The two days that we spent in Prague were beautiful, overwhelming in their information, and did quite a bit to set my assumptions straight. Thesis: the Slavic people weren’t totally into the German population that my ancestors represented. Correllary: Prague is beautiful.
As recently as two years ago, I was still muddling through the confusing fact that the towns in Bohemia from whence we sprang had new, Czech names. As our guides slowly recounted the histories of the sites that we saw, it became clear that renaming these towns with Czech names was actually an act of reclamation rather than complete rebirth. I learned a Czech history of being dominated first by the the Holy Roman Empire, then the Austro Hungarian, brief independence in the early 20th century only to be occupied by the Nazis, then the Communists. The Velvet Revolution brought self-determination in 1989. How did I miss this nuance? I suppose that, before this trip, I was looking at things from a narrow point of view.
A brief review of a few Prague highlights, however, tells a story of nationalistic pride having nothing to do with the identity of any of their former occupying rulers.
St. Vitus Cathedral is located within the so-called Prague Castle complex. The current building is a prime example of Gothic architecture. The altar end was built under the rule of Charles the IV, begun in 1344. Construction paused to address more important issues to the Austro-Hungarians, such as the Protestant / Hussite “threat” and various sundry wars. The Nave end was finally completed in Neo-Gothic Style in the 19th century. The current cathedral is actually the third on the site built to celebrate the arm of St. Vitus that King Vaclav (who we know as Good King Wenceslas) acquired. There are a lot of other popular Slavic saints their too, including Vaclav himself.
Another, in my opinion more beautiful, chapel in the Prague Castle is known as the Old Chapel and is done in traditional Romanesque style. There, the grandmother of Good King Vaclav is buried and venerated a saint and Slavic folk hero as well. She is Saint Ludmila. She is noted for having raised Vaclav and for having been strangled by her daughter in law. They were trying times.
Vaclav is a huge folk hero. There is a statue of him astride a horse at the top of Wenceslas (Vaclav) Square. He was actually a Duke of Bohemia, not a king as the song implies. Also, he was killed by his brother. Again, trying times. Wenceslas Square has been the site of numerous massive demonstrations, especially in the days of communist rule, such as the Prague Spring in 1968.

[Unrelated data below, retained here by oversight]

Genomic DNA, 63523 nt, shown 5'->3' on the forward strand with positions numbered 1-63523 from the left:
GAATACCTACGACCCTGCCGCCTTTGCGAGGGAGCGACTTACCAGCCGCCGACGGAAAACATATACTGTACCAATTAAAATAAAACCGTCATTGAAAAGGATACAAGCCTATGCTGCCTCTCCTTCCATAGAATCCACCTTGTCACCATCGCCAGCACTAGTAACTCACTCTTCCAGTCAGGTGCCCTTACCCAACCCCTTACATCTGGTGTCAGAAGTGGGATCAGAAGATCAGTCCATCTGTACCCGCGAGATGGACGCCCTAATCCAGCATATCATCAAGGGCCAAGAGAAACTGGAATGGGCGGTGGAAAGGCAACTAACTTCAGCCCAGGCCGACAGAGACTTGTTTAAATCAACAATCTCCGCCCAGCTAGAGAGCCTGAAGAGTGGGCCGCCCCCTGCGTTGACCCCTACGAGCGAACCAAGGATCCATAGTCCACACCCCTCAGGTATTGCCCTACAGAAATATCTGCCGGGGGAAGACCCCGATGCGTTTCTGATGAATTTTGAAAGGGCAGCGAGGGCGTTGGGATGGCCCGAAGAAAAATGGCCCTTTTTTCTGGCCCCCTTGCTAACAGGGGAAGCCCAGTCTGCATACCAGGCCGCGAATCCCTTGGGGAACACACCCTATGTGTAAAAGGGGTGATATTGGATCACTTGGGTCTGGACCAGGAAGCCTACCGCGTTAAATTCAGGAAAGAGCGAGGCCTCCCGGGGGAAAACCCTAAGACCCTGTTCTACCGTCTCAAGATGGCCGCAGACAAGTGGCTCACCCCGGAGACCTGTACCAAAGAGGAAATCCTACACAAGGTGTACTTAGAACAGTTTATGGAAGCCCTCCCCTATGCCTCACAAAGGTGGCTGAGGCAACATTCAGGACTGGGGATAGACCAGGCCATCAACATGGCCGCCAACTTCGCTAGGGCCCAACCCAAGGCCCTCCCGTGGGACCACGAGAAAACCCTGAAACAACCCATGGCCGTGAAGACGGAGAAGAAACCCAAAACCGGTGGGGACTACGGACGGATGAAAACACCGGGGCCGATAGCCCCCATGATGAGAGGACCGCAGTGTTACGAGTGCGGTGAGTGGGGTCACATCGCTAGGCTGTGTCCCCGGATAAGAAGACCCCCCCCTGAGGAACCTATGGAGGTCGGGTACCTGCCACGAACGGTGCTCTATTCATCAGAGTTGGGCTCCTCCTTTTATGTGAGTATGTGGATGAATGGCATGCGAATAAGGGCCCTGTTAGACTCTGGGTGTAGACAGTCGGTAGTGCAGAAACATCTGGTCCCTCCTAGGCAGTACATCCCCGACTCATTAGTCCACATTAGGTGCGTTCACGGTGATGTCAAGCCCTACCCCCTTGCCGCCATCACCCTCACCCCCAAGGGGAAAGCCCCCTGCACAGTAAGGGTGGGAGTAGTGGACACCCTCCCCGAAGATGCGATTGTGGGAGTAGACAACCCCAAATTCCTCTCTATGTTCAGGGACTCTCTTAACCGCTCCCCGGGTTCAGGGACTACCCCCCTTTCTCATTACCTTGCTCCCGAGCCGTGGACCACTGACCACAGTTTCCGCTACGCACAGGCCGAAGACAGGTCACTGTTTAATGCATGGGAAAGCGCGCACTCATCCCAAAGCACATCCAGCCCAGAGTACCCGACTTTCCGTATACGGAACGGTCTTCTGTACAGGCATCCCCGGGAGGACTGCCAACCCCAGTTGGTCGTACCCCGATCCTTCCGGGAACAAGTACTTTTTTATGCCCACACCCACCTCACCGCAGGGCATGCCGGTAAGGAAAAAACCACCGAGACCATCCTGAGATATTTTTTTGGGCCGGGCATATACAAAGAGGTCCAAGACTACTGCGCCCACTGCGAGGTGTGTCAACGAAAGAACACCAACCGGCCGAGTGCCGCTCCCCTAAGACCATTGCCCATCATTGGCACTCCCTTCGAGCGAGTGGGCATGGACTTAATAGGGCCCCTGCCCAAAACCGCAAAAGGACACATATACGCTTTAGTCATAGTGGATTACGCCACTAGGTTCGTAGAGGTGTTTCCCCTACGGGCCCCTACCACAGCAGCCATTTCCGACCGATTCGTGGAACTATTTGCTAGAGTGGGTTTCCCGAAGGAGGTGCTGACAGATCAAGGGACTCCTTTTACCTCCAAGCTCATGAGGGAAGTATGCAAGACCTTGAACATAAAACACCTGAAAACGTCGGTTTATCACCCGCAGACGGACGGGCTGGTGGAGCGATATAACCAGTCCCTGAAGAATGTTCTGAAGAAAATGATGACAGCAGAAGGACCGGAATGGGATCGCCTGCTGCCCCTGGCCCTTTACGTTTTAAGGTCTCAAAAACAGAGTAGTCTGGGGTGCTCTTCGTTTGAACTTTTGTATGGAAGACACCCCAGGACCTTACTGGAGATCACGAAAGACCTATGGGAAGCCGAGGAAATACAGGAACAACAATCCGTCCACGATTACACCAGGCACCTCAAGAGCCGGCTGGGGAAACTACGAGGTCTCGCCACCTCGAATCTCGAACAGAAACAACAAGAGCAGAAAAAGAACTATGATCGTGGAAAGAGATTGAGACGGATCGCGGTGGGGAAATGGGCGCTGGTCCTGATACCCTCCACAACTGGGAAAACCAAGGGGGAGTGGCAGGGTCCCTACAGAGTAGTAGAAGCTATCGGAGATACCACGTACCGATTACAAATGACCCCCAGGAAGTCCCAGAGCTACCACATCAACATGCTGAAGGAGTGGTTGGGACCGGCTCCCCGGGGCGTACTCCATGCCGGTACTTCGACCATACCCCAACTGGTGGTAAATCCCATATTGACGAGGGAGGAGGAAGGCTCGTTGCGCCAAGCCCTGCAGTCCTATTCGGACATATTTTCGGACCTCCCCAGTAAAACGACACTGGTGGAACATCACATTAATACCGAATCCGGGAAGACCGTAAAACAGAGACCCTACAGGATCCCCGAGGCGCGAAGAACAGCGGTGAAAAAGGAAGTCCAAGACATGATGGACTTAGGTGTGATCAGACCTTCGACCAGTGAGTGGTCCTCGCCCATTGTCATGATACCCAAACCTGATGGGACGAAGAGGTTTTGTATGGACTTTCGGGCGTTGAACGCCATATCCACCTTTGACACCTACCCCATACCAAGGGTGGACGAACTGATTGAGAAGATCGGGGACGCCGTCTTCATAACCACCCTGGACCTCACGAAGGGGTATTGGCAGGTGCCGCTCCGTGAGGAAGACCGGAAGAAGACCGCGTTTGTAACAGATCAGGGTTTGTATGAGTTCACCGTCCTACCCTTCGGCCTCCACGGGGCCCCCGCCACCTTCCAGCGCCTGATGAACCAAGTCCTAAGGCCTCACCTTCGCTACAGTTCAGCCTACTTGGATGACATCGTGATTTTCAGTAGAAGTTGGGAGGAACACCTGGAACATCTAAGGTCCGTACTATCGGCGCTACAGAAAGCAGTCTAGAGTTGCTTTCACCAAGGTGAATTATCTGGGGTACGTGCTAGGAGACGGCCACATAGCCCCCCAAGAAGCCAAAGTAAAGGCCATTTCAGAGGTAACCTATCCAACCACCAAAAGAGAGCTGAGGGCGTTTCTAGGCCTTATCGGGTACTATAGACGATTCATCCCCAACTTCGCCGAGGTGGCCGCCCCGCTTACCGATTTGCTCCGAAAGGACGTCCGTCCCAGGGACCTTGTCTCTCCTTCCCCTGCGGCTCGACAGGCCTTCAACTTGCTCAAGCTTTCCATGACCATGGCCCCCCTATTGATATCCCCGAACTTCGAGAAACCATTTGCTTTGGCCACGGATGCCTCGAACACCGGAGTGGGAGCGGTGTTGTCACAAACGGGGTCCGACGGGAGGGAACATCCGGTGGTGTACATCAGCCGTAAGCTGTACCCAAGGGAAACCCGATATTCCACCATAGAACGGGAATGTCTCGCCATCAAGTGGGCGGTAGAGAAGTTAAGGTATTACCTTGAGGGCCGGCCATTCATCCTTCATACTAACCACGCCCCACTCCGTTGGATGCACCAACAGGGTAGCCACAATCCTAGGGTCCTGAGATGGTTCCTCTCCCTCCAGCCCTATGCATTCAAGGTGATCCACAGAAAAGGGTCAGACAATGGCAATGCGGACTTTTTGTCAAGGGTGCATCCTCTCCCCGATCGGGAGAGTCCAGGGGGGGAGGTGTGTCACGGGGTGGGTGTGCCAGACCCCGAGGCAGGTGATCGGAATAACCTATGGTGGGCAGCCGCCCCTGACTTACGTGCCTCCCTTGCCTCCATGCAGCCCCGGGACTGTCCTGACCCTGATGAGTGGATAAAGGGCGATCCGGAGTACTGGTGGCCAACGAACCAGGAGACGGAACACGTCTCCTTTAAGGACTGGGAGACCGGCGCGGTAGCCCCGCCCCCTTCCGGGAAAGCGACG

Another guy we saw in bronze a lot was King Charles the IV. He was considered the greatest of the Bohemian Kings. In addition to initiating the construction of St. Vitus Cathedral, he founded Charles University & built the Charles bridge. Bonus: he had 4 wives, none of whom he killed! Charles University today has over 40,000 students and is free for Czech citizens.
Looking for a new, fun sport? Why not take up defenestration? This is a historically popular way to both demonstrate against and take care of one’s enemies in the Czech Republic. It means, literally, “to throw out a window.” So, the rules of the game are easy. We saw a famous defenestration window in the Prague Castle that Czechs used to defenestrate some Hapsburg clerks during the days of Austro-Hungarian rule.
Outside Prague castle is Golden Lane. This series of pocket-sized homes are built into the castle walls and were the site of craftspeople. In the early 20th century, Number 14 was the residence of a famous fortune teller. When the Gestapo was clearing the place, she foretold their eventual defeat. So, they killed her.
As I mentioned above, St. Vitus Cathedral wasn’t completed until the early 20th century. So, all of the stained glass windows in it are modern. One stands out, the painted window of Czech Art Nouveau artist, Alphonse Mucha. It highlights King / St. Vaclav in the Center–as a young boy in red with Queen Ludmila, and just above being baptised by Sts. Cyril and Methodius. Their lives are highlighted in the side panels.
I was so taken with the window that I made a visit to the Mucha museum. He gained massive popularity through his theatrical advertising posters in France, mostly for Sarah Bernhard. Later, though, he turned his attention to more traditional Slavic themes. The most striking to me was the poster below, nominally advertising a lottery, but really advertising Slavic independence and self-determination. The lottery was used to fund Czech language classes to keep the language alive. A young schoolgirl stares accusingly from the poster, daring the viewer to NOT buy a ticket. In the background is a dejected Slavic woman on a dying tree.
Finally, we stopped at the exuberant John Lennon wall. The wall has been used since communist times as a place of public expression of dissent. It was a spontaneous gathering place after Lennon’s death, after which it earned its current name. It is now the only place in the city where graffiti is legal.
When we were walking to our hotel on our first day in Prague, we passed through a hotel. The statue by David Cerny there was totally confusing. By the end, it became a welcome and understandable site. This modern artist is big into grand public displays. This is his most famous work, a takeoff on the Vaclav square statue, with a Vaclav astride a thoroughly dead horse representing communism.
Good lord, isn’t Prague achingly beautiful? Nevertheless, I ended these two days in Prague a little nervous. How would we be received, Germans showing up in the now-Czech villages of our ancestors? Were we suffering from a bad case of hubris? As we head into the countryside, only time will tell…